Different Types of Strength Training Programs

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You’ve decided you want to start lifting weights but there are so many different types of strength training so where would someone even begin?  This article will give you the information needed to help ensure you’re working towards your individual weight training goals. I use “strength training” is also called “resistance training” or “weight training” and I use all three interchangeably in this article.

I’ve been a competitive athlete most of my life and regardless of what sport I was doing, whether it was rocketing myself across a tennis court to smack the ball or exploding off my foot stretchers in a rowing regatta, resistance, or weight training, was always a crucial component to improving my performance.  Now that I’m older and not currently competing, weight training is still an integral component of the work I do to help retain whatever bone density I managed to grow when I was younger.

As with any exercise program, it’s really important you work with your doctor to ensure you’re able to begin a strength training program and working with a trained professional to ensure proper programming and technique is always helpful.  Below is not a prescription for your exercise routine but a resource to help you determine how to approach your own training.

What Strength Training Program is Best for You?

When determining what strength training program is best you first need to ask yourself, “what are my goals?”  Do you want to get jacked so you can take sweet pics to post online, or maybe enter bodybuilding/fitness competitions?  Maybe you’re a hopeful Ironman triathlete? Maybe you literally just want to pick up heavy stuff and put it down (or drop it, as the case may be for certain sports)?  Maybe you just want to minimize bone density loss as you age (spoiler… any of these will work to accomplish this)? Your goals will greatly shift what type of focus you have with your resistance training program.  

If you watched Physical 100 on Netflix, the Korean competition show that had vibes of Squid Game in the beginning, you saw athletes of all kinds go through a number of highly varied physical tests.  The show’s intent was to determine the “best physique” for all around fitness.  The contestants were body builders, wrestlers, crossfitters, professional MMA fighters, rock climbers, rugby players and so many other athletes.  The body builders were absolutely some of the biggest competitors, minus a Strong Man, and they absolutely thought they’d crush everyone but in actuality, most of them were eliminated early in the game.  That’s because when you train just for big muscles it doesn’t necessarily translate to functional strength.  They may not win Physical 100 but they do win their body building competitions, something the winner of the show would not even stand a chance.  This is an example of why figuring out your own goals is so important.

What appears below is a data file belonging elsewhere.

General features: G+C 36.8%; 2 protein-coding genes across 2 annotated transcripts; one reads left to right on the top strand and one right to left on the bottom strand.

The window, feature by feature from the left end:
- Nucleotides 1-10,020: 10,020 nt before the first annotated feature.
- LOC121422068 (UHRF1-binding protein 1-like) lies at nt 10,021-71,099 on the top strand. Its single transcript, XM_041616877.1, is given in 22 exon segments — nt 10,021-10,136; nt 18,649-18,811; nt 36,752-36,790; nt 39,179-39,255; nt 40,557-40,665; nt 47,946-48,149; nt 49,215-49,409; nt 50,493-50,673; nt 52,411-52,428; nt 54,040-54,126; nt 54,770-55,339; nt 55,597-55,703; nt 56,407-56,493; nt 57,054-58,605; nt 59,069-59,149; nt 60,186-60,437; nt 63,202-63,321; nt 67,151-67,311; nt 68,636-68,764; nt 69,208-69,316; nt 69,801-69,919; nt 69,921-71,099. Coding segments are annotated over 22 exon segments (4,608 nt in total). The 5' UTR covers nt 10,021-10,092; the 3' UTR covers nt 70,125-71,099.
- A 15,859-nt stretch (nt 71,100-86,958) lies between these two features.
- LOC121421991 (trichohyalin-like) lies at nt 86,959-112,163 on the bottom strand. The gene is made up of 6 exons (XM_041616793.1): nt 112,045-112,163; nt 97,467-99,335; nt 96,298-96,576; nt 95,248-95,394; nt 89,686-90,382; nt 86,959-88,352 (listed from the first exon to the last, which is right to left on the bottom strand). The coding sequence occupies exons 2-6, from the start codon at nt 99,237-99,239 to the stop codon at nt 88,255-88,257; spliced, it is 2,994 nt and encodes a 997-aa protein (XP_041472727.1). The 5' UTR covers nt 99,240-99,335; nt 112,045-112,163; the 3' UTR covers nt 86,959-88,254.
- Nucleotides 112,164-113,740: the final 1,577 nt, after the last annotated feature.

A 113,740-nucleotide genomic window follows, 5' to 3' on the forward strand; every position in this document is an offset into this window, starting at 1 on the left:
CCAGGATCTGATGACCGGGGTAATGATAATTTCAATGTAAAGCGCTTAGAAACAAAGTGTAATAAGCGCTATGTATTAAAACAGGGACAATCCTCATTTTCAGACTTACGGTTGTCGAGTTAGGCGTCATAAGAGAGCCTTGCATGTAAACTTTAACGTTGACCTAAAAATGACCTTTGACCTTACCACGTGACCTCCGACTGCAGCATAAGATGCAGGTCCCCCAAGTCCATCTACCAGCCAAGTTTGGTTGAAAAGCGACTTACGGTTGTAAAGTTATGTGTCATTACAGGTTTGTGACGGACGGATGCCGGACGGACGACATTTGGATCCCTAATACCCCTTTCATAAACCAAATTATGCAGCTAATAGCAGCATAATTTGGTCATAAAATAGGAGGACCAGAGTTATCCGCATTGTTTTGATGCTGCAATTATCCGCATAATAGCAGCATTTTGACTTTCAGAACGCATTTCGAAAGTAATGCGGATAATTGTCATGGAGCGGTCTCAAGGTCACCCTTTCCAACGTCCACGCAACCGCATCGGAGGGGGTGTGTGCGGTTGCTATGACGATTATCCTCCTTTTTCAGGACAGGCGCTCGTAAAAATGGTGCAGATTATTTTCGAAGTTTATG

4 Types of Strength Training

There are 4 main types of resistance training – hypertrophy, strength, power and endurance. Each of these types has a recommended approach for how heavy you lift, how fast you move the weight, how many times you lift and how long of a rest you have between repetitions and/or sets.  The recommendations below are taking into account someone who has weight training experience and is currently training aka: not totally out of shape.  I’ll cover some of the modifications below the type descriptions.

Hypertrophy 

  • Promotes gains in muscular size
  • Perfect for bodybuilders and larger athletes like linebackers
  • Weight – 67-85% of 1RM
  • Reps – 6-12
  • Sets – 3-6
  • Rest – 30-90 seconds

Strength (Slow Strength)

  • Moving a lot of resistance/weight at slower speeds
  • Perfect for powerlifters and strongmen 
  • Weight – more than 85% of 1RM
  • Reps – 6 or less
  • Sets – 2-6
  • Rest – 2-5 minutes
Olympic Lifting – Clean and Jerk, which focuses on fast strength or “power”

Power (Fast Strength)

  • Moving resistance/weight with greater speeds (sorta – I’ll talk more about the difference between power and strength below because it can be confusing)
  • Training for speed along w/ moving weight is great for explosive types of movements – think basketball player jumps, anyone sprinting, a rower blasting off at the catch, etc.
  • Weight –
    • Single Effort – 80-90% of 1RM
    • Multi Effort – 75-85% of 1RM
  • Reps –
    • Single Effort – 1-2
    • Multi Effort – 3-5
  • Sets – 3-5
  • Rest – 2-5 minutes

Endurance

  • Moving weight but for longer periods of time or more repetitions
  • Any endurance athlete, like long distance runners, swimmers, rowers, cyclists, benefits from this
  • Weight – Less than 67% of 1RM
  • Reps – 12 or more
  • Sets – 2-3
  • Rest – 30 seconds or less

Modifications to Resistance Programs

Non-Athletes